The Face Time bug brings major concerns about Apple security


Gia Parker, Staff Writer

Discovered on January 29 by a 14 year old in Arizona, the Apple Face Time bug can allow a person to spy on another when making a call.  This hack could even work if the person on the other line has not picked up the phone.

The person who discovered the bug was Grant Thomson from Tucson, Arizona. He was calling his friend to see if he wanted to play video games with him.  He discovered that he could see his friend without his friend knowing. From there he showed his mother, Michele Thomson, who alerted Apple. Apple failed to respond for more than a week.  Then, after an article came out on the 28th about the bug, Apple responded with a promise to fix it.

They have come up with a fix, which is in the latest version of the Apple iOS, update 12.1.4, released in mid-February.

The bug apparently will only affect the people who have iOS 12.1 or newer of for a Mac or Apple device.  The bug works by making a Face Time call with an Apple device, and while the phone is ringing, click add a person. In the add a person option, if you add yourself, that will then allow you to see and hear what is happening on the other line-even if the person did not answer or declined the call.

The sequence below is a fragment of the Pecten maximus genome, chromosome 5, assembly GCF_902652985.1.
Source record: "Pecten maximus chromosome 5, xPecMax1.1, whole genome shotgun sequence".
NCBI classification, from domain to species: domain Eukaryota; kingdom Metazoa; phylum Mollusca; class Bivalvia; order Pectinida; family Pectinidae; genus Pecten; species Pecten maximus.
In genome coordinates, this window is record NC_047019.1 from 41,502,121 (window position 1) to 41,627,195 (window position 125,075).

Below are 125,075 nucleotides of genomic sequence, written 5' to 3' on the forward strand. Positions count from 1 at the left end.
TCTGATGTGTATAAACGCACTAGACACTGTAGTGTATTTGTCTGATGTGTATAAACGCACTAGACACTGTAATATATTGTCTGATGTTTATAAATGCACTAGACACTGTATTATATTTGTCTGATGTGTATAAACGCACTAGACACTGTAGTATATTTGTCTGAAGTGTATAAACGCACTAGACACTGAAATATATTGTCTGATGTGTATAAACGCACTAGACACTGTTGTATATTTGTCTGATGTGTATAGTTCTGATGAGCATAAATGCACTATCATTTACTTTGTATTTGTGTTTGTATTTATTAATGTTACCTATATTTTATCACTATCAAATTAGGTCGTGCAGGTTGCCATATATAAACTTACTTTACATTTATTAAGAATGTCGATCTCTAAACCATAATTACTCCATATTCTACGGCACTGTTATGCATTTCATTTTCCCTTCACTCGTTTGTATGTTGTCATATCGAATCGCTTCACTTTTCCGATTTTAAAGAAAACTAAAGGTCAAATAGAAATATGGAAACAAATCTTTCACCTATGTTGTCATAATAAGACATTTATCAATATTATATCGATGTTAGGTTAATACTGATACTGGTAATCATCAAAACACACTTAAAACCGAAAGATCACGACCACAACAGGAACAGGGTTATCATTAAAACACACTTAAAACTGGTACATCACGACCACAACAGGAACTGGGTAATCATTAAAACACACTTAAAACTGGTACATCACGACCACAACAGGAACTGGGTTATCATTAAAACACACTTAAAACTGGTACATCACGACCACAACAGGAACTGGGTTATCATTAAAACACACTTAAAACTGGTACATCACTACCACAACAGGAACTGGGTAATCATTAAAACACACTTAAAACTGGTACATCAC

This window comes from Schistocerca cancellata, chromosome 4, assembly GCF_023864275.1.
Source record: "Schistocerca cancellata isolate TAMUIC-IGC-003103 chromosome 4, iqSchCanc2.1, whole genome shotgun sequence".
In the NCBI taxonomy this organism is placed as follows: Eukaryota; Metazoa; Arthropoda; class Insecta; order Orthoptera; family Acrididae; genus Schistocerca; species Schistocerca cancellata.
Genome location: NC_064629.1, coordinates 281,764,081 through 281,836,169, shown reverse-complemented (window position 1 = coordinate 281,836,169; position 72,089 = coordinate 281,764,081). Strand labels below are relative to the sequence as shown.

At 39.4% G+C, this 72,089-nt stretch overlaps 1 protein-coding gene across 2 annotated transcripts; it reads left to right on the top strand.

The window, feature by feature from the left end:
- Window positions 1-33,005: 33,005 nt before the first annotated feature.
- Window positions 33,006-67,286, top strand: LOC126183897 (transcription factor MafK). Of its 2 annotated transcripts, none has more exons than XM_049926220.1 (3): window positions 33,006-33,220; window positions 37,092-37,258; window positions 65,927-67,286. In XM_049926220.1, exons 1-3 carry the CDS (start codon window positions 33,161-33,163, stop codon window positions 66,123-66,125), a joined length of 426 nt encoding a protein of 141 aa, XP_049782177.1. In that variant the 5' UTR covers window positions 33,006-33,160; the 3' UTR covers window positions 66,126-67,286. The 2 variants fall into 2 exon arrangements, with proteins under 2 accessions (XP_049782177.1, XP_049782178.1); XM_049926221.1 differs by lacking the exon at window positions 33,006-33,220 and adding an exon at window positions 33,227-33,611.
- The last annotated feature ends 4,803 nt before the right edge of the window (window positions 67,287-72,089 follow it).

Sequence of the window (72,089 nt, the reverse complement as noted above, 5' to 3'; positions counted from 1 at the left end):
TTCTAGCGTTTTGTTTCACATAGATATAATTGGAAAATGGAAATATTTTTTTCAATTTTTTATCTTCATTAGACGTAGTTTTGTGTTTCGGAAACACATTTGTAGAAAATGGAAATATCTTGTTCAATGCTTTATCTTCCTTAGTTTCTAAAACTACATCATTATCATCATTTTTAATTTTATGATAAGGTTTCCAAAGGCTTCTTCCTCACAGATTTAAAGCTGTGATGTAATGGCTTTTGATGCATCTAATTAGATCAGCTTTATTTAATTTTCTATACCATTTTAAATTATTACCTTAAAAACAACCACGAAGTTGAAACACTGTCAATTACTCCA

After being notified about the bug Apple first took the step of disabling the Face Time as a temporary solution.

Users who have not yet gotten the most recent iOS update can turn off Face Time as a solution. Go into the iOS settings.  Once in the settings you can tap the green button in the front row which will turn off Face Time.

Users fear that a repeat of this bug, especially now that it is widely known about, makes them vulnerable to predators or criminals.  

Apple has seen a recent loss in sales on iPhones, which is possibly related to the bug. People are starting to worry that if a bug like that slipped through, other security glitches seem probable.  That raises some major security concerns about the Apple company. There could have been other bugs that are less detectable and could be used for nefarious purposes.  


As a reward for finding the bug, Apple has decided to pay the Thomson family for reporting the bug and is also going to make a gift that will go toward the teen’s education.